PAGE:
North Korea Bans All Foreigners in Response to Chinese Virus

Passengers wear face masks at Hong Kong's international airport on January 22, 2020, after China recently confirmed human-to-human transmission in the outbreak of the new SARS-like virus. - A new virus that has killed nine people, infected hundreds and already reached the United States could mutate and spread, China warned …

North Korea’s communist regime banned all foreign visitors from entering the country on Tuesday as a precaution against the recent outbreak of a new coronavirus in China, according to tourist companies who operate in the country.

Beijing-based Koryo Tours told local media outlets that it was contacted by a business partner in North Korea about the measure on Tuesday, confirming that it would apply to all foreign visitors including those traveling on business. Increasing numbers of Chinese have visited North Korea in recent years amid warming relations and an expansion of the state-run tourism industry.

Pyongyang’s state propaganda newspaper Rodong Sinmun did not mention such measures on Wednesday but did report on the outbreak in China, describing it as having “spread rapidly,” while confirming that Chinese health authorities were taking “corresponding measures.”

The bold measure is an indication of the level of concern among North Korean authorities, who are treating it as a precaution against the spread of infectious diseases. The country’s population is suspected to be particularly vulnerable because of the chronic food shortages and lack of essential medical supplies, meaning an aggressive outbreak could wipe out huge numbers of people.

The move is expected to place additional strain on North Korea, with foreign tourism an integral part of maintaining the communist regime’s finances. Foreign tourists are estimated to contribute around $45 million USD every year, providing a vital source of income that avoids economic sanctions and allows them access to foreign currency.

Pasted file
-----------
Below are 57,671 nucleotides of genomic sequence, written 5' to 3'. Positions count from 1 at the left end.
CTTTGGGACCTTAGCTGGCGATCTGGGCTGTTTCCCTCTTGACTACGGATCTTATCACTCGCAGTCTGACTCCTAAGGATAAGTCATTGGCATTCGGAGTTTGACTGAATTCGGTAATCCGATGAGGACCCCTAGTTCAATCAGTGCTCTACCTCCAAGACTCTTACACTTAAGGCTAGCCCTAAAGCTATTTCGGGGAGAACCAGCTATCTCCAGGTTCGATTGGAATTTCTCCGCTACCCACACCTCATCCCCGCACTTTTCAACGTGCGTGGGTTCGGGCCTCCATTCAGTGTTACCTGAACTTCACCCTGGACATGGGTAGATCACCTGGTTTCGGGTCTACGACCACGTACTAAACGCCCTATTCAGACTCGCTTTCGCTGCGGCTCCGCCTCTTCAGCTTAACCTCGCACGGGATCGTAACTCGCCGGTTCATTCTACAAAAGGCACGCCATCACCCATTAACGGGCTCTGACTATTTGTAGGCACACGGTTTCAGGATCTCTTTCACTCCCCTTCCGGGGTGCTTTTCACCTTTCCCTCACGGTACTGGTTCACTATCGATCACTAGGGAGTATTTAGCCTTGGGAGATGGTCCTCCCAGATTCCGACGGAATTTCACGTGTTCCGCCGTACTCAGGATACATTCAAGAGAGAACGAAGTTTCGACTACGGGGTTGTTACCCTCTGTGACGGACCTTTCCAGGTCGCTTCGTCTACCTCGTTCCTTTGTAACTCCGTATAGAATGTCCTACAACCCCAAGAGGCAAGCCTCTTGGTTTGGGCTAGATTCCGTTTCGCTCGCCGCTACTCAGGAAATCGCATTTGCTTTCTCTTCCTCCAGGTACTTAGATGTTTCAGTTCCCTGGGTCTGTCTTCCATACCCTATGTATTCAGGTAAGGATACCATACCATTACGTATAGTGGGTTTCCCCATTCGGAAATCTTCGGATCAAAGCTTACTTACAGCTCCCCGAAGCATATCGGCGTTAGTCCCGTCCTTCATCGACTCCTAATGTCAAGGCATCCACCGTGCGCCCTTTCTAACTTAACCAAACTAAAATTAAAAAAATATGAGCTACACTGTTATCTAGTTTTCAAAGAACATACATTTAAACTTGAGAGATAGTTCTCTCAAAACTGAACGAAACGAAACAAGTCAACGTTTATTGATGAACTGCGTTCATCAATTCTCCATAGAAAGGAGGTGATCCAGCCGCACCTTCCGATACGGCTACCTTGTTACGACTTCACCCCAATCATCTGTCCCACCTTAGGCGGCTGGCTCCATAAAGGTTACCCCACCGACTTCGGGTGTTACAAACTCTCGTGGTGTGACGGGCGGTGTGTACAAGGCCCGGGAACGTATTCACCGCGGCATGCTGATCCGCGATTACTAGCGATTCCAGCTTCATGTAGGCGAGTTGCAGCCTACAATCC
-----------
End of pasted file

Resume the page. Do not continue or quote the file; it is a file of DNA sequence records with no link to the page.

“This is bad news for North Korea, but I suspect the greater concern is the public health risk,” Daniel Pinkston, a lecturer in international relations at Alabama’s Troy University, told the South China Morning Post. “[The outbreak of] a disease would have a greater impact on its society and pose a greater challenge for it than the lost tourism revenue.”

At least nine people have died and a further 481 identified as carrying the virus internationally. While most cases occurred in China, others have been recorded in Thailand, Macau, Taiwan, Japan, South Korea, and the United States. Chinese state media insists that “there is no need to panic” as health authorities have the situation under control, despite taking over a month to acknowledge it and only identifying the new virus’s genome on Monday.

It is not the first time that Pyongyang has taken such action over health concerns. In October 2014, it similarly closed its borders to all foreign tourists for over four months to avoid any exposure to the Ebola virus, despite the fact that no cases had been reported in Asia. It also took similar action back in 2003 in response to the worldwide epidemic of a severe acute respiratory syndrome, or SARS, suspending all foreign tours for three months.

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